E.g., 04/24/2017
E.g., 04/24/2017

A ‘Freer’ Flow of Skilled Labour within ASEAN: Aspirations, Opportunities, and Challenges in 2015 and Beyond

Event
December 16, 2014

Bangkok, Thailand

A ‘Freer’ Flow of Skilled Labour within ASEAN: Aspirations, Opportunities, and Challenges in 2015 and Beyond

Multimedia Tabs

Audio
Speakers: 

Rabab Fatima, Regional Coordinator and Adviser for South and South West Asia/Regional Advisor for Climate Change and Migration, IOM Regional Office for Asia and the Pacific

Manuel Imson, Senior Program Officer/ Project Coordinator of the ASEAN TRIANGLE Project, ILO Regional Office for Asia and the Pacific

Chantavit Sujatanond, Special Advisor, Southeast Asian Ministers of Education Organization Centre specializing in Regional Higher Education Development (SEAMEO RIHED)

Lutfi Rauf, Ambassador of Indonesia to Thailand

 

Moderator: 

Jeffrey Labovitz, Chief of Mission, IOM Thailand

In 2007, the Association of Southeast Asian Nations (ASEAN) agreed on an ambitious goal to fast-track the creation of the ASEAN Economic Community (AEC) by 2015, which would transform the ASEAN region into a single market and production base. This transformation would be based on five core components, including a free flow of skilled labor. In practice, the AEC has not made much progress towards full labor mobility even among high-skilled migrants and steps taken so far have been only to facilitate the movement, rather than ensure a free flow of labor. This Issue in Brief looks at the progress towards free movement of skilled migrants in the AEC, the aspirations, opportunities, and challenges in 2015 and beyond.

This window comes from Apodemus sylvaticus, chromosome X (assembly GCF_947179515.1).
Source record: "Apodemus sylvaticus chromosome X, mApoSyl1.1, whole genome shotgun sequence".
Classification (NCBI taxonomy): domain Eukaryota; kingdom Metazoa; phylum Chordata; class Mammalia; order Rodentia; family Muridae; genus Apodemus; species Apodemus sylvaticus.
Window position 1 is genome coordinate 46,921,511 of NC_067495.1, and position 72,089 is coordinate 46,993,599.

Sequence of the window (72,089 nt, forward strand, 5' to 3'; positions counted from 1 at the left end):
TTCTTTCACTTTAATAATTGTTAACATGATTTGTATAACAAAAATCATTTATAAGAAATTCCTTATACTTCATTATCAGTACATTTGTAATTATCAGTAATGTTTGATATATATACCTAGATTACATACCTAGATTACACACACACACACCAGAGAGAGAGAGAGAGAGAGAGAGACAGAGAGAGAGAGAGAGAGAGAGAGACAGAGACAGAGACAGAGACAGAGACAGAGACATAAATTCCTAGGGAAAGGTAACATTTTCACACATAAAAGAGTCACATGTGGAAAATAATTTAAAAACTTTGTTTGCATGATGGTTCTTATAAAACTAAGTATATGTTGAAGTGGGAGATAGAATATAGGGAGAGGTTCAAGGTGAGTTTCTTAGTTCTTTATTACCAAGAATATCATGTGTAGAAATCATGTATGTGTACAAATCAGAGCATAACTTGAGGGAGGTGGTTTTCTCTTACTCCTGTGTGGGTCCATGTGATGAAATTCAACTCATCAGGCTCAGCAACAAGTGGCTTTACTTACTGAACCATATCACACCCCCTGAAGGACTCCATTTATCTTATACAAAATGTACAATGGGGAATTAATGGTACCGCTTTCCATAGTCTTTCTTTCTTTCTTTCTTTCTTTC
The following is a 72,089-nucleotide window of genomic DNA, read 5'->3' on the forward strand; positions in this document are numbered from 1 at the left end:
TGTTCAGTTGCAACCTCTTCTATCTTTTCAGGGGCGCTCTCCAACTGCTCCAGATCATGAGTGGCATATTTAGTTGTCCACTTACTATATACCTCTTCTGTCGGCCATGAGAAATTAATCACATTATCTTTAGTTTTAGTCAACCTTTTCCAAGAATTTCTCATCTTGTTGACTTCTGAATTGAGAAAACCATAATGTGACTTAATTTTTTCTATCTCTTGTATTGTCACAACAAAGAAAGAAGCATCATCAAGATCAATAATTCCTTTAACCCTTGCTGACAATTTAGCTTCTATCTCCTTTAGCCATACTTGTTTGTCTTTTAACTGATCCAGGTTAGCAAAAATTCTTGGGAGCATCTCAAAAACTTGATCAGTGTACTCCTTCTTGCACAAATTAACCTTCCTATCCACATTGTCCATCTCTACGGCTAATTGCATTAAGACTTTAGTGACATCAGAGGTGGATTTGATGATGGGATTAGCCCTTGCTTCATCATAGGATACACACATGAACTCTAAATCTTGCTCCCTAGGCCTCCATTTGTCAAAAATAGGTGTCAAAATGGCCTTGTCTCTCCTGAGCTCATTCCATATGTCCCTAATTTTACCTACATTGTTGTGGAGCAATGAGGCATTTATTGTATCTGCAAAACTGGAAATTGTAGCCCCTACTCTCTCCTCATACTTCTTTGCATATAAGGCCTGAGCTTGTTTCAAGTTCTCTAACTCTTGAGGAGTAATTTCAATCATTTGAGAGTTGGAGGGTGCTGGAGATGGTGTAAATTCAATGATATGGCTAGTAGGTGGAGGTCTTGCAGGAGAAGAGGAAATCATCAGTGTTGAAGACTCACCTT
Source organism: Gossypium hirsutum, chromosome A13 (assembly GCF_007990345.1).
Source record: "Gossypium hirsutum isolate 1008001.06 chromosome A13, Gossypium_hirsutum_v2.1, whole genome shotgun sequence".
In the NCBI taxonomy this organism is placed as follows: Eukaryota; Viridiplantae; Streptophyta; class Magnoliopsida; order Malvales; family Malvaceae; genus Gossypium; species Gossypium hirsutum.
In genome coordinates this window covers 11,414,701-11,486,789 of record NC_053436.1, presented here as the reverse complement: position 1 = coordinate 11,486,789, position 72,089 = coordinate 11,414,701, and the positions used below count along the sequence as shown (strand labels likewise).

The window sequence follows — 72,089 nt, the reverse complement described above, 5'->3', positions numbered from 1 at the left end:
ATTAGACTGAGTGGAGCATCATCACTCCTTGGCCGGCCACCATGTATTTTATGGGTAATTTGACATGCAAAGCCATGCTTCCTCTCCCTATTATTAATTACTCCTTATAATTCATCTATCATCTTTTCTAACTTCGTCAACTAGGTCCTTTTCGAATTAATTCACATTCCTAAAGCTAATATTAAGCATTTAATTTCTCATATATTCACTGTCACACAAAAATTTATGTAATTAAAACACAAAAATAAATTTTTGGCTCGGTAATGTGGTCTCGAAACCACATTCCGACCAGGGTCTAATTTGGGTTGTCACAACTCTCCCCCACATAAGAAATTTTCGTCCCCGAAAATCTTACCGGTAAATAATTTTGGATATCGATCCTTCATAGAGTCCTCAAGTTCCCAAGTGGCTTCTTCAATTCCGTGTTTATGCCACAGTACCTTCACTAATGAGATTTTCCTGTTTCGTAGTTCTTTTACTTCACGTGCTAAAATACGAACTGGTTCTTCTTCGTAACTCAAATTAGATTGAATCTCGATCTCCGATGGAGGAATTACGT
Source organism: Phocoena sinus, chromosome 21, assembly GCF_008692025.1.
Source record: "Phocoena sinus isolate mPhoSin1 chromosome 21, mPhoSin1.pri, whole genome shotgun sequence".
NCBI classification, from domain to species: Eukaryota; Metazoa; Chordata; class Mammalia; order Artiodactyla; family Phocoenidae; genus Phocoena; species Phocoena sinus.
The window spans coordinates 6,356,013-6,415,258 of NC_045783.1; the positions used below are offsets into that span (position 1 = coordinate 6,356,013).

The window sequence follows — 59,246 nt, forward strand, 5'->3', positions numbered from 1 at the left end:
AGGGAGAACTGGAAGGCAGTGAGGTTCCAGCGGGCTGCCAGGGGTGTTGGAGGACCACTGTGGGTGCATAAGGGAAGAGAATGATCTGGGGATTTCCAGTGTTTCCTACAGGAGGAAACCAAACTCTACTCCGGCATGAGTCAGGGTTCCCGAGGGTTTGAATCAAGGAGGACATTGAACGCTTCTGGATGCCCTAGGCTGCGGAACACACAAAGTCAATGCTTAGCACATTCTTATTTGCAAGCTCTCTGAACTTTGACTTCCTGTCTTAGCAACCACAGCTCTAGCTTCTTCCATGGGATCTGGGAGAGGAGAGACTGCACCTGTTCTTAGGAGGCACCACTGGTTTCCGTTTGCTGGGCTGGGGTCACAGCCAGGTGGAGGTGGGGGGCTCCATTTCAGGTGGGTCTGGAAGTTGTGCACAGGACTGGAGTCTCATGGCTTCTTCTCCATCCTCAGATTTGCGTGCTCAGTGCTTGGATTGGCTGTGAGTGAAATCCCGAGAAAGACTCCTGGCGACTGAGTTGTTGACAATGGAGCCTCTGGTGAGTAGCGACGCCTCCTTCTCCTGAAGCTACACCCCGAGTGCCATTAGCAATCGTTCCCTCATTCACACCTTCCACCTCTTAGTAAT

The International Organization for Migration and the Migration Policy Institute hosted this breakfast briefing to discuss these critical issues and launch the Issue in Brief, A ‘Freer’ Flow of Skilled Labour within ASEAN: Aspirations, Opportunities and Challenges in 2015 and Beyond, the eleventh in this joint publication series offering succinct insights on migration issues affecting the Asia-Pacific region today. To read the series, visit: www.migrationpolicy.org/regions/asia-and-pacific.

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